Nitrocellulose Lacquer

If you’re unsure what kind of finish your guitar has and Google is turning up a blank, then giving it a rub with some sandpaper on an inconspicuous area should give you an answer. Polyurethane will resist your attempts to use sandpaper, whereas a nitro finish should wear away with just a bit of elbow grease.

Finish Wear

Now that you’ve taken everything apart and you’re ready to rock, let’s get to the good stuff! Your first step should be to plan and establish which areas you’d like to sand down. Use the personal touch, think about how you hold the guitar, and where it would wear if you were to play it for 20 years! Using the actual objects to imitate the wear, like your own belt buckle for the buckle rash on the back, will go a long way to making the guitar look realistically worn. Think about where your elbow rests while you play and the kind of abuse you put your guitar through to help you make decisions on where to relic the guitar body.

Guitar Sanding

Using different grit levels of sandpaper is key to this process, so start with rough at this stage, somewhere in the 800-2000 range should work well. You’ll want to wet sand the body down in your marked locations, using your different grits to blend the rough spots into the untarnished finish. You want a smooth transition from the exposed wood to untouched finish for the most realistic look.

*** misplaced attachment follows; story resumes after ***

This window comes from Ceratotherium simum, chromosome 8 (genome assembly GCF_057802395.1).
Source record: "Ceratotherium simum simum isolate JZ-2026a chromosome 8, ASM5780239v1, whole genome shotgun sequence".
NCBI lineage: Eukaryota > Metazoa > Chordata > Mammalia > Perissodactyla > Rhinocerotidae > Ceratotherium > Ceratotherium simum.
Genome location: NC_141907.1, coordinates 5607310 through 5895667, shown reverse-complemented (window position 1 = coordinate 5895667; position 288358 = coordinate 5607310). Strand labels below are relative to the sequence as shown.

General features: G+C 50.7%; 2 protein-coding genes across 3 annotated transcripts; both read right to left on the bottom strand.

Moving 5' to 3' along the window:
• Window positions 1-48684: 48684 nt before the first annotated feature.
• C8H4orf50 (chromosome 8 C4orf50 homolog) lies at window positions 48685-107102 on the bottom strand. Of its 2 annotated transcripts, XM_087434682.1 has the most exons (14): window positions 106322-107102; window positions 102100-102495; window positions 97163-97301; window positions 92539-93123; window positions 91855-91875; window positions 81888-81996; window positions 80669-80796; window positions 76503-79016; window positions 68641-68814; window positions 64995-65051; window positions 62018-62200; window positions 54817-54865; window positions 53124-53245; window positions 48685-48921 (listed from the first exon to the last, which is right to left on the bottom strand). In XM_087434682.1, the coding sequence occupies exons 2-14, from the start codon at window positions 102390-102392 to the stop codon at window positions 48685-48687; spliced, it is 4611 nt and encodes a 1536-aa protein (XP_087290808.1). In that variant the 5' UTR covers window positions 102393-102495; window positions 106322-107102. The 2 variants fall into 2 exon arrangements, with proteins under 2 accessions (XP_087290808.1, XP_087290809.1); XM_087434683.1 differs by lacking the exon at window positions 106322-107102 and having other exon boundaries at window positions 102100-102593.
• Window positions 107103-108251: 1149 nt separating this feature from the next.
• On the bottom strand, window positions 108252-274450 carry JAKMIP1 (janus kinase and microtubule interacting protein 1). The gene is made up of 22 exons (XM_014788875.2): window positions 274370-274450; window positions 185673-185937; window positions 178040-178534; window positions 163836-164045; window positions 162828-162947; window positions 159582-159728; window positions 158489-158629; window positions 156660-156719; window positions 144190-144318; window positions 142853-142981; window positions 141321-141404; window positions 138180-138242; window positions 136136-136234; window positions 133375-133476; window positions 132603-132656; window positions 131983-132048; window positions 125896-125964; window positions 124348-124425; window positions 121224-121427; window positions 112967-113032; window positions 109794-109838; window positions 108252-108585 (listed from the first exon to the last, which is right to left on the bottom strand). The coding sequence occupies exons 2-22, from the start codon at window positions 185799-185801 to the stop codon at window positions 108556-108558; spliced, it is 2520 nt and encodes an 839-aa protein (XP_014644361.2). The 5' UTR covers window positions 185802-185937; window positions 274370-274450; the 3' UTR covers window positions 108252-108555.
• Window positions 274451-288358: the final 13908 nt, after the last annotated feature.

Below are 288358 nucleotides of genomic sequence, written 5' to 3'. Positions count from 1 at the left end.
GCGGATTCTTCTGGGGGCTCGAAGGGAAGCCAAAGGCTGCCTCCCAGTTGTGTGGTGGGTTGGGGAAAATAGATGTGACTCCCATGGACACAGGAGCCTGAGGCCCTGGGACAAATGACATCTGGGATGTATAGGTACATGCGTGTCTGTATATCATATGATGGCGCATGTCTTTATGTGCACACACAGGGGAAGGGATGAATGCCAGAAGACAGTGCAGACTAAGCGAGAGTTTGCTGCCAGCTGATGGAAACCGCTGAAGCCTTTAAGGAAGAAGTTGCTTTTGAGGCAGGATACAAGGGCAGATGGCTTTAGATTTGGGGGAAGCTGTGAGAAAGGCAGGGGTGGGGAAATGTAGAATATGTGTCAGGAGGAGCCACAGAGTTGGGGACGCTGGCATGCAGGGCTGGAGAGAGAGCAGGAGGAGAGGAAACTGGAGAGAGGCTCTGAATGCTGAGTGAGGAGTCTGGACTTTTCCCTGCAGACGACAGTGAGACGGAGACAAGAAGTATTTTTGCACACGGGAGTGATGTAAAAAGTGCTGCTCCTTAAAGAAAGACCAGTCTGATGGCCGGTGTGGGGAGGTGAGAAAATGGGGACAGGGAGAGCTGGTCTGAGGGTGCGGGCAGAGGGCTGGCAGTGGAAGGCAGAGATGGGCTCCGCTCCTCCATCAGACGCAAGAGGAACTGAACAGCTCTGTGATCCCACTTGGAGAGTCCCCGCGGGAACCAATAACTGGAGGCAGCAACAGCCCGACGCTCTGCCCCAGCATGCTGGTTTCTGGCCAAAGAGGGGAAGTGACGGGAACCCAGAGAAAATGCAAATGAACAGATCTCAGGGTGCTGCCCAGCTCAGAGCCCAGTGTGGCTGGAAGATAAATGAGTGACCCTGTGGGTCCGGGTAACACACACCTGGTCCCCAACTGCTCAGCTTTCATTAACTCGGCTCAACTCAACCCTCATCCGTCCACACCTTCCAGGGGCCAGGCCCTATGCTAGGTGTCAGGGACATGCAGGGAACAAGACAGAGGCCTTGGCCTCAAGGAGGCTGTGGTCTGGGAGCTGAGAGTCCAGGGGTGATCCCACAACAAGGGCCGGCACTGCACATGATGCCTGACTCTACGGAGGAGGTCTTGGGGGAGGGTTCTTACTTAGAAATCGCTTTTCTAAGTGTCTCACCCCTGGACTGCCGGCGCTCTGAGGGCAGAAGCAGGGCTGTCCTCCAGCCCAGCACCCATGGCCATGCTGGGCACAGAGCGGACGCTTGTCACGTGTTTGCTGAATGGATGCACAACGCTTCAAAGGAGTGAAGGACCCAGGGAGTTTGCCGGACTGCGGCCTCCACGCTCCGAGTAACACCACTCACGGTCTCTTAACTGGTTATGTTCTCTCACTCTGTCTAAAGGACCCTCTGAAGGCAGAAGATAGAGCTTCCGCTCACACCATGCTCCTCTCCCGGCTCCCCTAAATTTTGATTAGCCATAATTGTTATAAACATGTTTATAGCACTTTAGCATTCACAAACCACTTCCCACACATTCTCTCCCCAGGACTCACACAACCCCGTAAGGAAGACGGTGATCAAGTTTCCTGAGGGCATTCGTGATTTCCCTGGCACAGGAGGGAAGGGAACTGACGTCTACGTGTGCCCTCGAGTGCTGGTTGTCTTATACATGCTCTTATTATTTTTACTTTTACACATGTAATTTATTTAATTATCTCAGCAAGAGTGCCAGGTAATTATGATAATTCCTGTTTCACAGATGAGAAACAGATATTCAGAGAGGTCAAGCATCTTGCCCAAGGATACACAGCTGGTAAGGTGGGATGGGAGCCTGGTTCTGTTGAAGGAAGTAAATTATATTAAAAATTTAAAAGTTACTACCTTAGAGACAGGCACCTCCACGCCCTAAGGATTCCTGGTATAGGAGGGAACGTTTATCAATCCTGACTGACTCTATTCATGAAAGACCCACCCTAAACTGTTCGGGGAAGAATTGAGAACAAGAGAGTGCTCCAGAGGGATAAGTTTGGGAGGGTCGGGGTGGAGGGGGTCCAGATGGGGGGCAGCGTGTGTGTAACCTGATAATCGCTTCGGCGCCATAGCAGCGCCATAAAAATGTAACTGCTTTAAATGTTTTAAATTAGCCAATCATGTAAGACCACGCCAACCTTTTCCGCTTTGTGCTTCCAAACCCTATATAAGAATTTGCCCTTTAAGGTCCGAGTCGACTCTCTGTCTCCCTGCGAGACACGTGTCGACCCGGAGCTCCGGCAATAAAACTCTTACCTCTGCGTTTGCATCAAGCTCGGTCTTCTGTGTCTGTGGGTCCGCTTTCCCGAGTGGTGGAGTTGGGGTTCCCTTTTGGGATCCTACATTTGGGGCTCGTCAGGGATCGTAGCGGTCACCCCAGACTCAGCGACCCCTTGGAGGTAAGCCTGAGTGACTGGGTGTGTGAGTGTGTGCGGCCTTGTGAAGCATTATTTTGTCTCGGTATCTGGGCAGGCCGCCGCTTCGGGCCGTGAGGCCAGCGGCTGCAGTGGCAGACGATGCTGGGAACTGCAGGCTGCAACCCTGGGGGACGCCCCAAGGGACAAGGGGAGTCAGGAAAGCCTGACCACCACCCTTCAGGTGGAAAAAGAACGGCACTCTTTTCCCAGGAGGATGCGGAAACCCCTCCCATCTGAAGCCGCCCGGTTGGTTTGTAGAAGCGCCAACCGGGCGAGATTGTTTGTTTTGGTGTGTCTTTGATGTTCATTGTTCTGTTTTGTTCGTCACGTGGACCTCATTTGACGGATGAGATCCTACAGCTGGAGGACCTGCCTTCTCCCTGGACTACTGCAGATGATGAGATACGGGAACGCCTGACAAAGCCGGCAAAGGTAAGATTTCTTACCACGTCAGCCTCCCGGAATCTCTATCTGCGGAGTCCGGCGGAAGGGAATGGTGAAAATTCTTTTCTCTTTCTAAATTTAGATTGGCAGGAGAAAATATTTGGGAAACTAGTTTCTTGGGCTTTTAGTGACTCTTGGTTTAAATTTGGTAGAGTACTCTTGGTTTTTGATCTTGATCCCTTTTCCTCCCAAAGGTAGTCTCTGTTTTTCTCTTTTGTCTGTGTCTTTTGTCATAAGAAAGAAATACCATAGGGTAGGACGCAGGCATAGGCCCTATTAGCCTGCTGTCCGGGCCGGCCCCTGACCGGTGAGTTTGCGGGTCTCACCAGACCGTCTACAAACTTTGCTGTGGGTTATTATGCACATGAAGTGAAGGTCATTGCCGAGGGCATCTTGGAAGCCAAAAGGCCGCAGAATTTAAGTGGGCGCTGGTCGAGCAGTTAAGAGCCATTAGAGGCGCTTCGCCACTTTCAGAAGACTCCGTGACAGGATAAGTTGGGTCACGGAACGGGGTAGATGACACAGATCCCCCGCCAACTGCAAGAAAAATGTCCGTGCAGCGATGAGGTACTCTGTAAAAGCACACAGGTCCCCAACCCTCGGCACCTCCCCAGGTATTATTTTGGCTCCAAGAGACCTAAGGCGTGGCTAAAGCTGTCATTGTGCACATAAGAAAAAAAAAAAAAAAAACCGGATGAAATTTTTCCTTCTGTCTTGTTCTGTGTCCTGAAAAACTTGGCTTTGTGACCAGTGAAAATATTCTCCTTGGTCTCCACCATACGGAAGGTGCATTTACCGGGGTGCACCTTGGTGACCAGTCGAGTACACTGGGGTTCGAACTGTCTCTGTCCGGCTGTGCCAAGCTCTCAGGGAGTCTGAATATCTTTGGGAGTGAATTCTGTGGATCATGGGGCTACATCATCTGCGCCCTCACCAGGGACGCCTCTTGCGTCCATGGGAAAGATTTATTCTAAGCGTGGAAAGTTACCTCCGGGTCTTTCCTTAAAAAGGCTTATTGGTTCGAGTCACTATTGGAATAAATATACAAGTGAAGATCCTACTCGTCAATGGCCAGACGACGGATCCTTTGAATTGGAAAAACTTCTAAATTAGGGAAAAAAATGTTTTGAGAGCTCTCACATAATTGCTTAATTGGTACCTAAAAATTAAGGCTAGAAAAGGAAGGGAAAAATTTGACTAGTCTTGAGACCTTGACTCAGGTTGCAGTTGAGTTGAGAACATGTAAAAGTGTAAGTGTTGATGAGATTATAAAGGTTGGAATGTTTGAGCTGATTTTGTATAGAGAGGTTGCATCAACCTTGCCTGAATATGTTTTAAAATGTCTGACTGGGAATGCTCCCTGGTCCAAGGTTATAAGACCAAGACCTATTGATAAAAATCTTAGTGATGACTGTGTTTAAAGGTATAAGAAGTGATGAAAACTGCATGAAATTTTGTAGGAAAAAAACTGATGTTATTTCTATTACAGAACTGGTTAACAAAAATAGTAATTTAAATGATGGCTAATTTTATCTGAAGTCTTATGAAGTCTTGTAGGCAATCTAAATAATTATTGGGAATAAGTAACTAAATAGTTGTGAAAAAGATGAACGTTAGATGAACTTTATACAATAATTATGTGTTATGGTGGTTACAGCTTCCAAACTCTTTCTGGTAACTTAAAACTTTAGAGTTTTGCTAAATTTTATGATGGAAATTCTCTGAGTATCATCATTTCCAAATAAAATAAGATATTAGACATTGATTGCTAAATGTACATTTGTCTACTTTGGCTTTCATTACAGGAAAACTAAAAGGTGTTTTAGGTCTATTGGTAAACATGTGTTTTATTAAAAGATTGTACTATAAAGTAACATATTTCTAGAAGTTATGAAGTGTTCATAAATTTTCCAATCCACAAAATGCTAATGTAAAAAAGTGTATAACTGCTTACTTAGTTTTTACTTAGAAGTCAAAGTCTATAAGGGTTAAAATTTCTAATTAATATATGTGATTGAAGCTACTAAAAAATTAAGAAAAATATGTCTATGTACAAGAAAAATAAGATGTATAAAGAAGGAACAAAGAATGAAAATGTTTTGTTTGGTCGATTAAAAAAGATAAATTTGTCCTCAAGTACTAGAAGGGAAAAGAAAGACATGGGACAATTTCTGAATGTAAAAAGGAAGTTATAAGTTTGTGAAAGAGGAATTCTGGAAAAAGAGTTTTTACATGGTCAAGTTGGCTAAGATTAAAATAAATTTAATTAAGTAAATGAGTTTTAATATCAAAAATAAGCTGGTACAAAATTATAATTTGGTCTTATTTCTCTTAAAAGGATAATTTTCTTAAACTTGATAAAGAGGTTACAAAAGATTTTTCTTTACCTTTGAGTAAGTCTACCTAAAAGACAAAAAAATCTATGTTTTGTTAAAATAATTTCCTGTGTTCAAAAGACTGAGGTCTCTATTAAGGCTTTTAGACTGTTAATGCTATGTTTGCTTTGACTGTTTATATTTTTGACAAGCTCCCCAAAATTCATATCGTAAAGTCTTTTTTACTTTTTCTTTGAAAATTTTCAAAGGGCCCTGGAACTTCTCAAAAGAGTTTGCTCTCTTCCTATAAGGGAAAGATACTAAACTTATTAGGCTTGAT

Guitar Sandpaper

Using higher grit sandpaper will allow you to eliminate any sanding lines and make for a smoother overall finish, so use something in the 3000-5000 grit range for this kind of work. It’s a time consuming process, but take it slow and steady because once it’s done there’s no going back!

Chips, Dents, and Scratches

Now that we’ve done the wear and tear from playing, it’s time to put in some damage from life on the road. Unless you keep your guitar on the wall permanently and never play it, it’s going to get dinged from time to time, so these small marks can go a long way to making your relic job look much more realistic. You can also really overdo this part, so always remember to take stock of what it is you want. Everyone drops their guitar from time to time, but we don’t tend to drop it five times a day so be wary of going overboard.

Relic Guitar Parts